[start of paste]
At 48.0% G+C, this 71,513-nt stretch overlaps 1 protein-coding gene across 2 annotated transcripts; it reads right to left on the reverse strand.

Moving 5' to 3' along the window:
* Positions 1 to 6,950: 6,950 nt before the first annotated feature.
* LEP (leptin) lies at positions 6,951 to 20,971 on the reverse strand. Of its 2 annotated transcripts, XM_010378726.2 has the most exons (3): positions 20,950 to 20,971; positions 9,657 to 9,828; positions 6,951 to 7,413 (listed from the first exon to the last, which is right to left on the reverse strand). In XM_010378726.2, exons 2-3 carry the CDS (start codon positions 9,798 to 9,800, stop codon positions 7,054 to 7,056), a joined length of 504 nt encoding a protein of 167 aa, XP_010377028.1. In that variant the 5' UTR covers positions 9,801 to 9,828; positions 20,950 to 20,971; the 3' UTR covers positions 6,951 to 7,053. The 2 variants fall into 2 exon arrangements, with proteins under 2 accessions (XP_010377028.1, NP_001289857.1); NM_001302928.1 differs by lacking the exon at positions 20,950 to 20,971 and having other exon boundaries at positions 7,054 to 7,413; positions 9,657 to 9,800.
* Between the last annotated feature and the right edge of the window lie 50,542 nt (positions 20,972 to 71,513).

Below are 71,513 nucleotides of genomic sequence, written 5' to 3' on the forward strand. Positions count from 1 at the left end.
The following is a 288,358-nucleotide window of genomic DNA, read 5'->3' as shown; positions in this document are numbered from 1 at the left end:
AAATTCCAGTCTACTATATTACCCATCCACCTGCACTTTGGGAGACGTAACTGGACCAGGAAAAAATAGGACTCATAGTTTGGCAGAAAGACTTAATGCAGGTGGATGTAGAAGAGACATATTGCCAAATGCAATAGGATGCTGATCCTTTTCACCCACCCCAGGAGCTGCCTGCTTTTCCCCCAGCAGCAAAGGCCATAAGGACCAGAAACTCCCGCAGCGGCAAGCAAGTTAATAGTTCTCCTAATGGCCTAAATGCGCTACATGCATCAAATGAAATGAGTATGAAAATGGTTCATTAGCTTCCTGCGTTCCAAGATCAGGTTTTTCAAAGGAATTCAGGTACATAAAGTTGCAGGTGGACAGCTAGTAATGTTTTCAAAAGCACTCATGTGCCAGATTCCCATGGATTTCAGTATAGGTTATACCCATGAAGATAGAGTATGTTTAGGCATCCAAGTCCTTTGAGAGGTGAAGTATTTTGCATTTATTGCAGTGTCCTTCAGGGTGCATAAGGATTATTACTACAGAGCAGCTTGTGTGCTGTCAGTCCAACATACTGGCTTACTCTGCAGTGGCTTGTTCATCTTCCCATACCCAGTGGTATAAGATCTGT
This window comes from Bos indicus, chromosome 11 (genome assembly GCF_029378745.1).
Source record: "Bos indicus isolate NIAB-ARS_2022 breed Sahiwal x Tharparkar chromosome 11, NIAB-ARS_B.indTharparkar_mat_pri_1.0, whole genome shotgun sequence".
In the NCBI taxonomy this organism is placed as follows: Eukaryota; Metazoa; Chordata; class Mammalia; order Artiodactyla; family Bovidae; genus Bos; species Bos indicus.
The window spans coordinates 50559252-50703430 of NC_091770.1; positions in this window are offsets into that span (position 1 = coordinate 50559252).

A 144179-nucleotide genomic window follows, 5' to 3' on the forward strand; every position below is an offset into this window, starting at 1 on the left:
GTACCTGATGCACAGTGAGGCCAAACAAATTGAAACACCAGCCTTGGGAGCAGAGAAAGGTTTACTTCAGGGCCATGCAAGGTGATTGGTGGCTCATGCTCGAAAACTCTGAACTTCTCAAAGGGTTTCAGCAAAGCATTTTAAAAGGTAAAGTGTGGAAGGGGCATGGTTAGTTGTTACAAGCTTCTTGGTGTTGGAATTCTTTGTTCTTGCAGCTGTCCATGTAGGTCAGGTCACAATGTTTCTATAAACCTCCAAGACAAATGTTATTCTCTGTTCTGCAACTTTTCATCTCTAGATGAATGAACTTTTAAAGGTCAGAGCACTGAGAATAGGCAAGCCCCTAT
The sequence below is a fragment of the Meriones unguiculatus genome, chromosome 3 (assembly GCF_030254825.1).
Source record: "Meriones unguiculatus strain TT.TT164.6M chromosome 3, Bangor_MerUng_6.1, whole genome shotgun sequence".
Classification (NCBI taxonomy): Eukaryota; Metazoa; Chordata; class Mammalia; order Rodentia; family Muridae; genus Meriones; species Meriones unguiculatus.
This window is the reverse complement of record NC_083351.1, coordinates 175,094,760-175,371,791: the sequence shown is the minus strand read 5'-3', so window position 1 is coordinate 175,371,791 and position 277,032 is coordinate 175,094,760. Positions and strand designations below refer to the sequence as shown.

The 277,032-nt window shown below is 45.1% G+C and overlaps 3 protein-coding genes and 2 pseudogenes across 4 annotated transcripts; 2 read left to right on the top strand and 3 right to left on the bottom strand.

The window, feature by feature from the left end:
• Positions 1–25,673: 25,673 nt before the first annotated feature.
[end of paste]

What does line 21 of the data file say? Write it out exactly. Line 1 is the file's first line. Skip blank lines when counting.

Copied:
• Positions 1–25,673: 25,673 nt before the first annotated feature.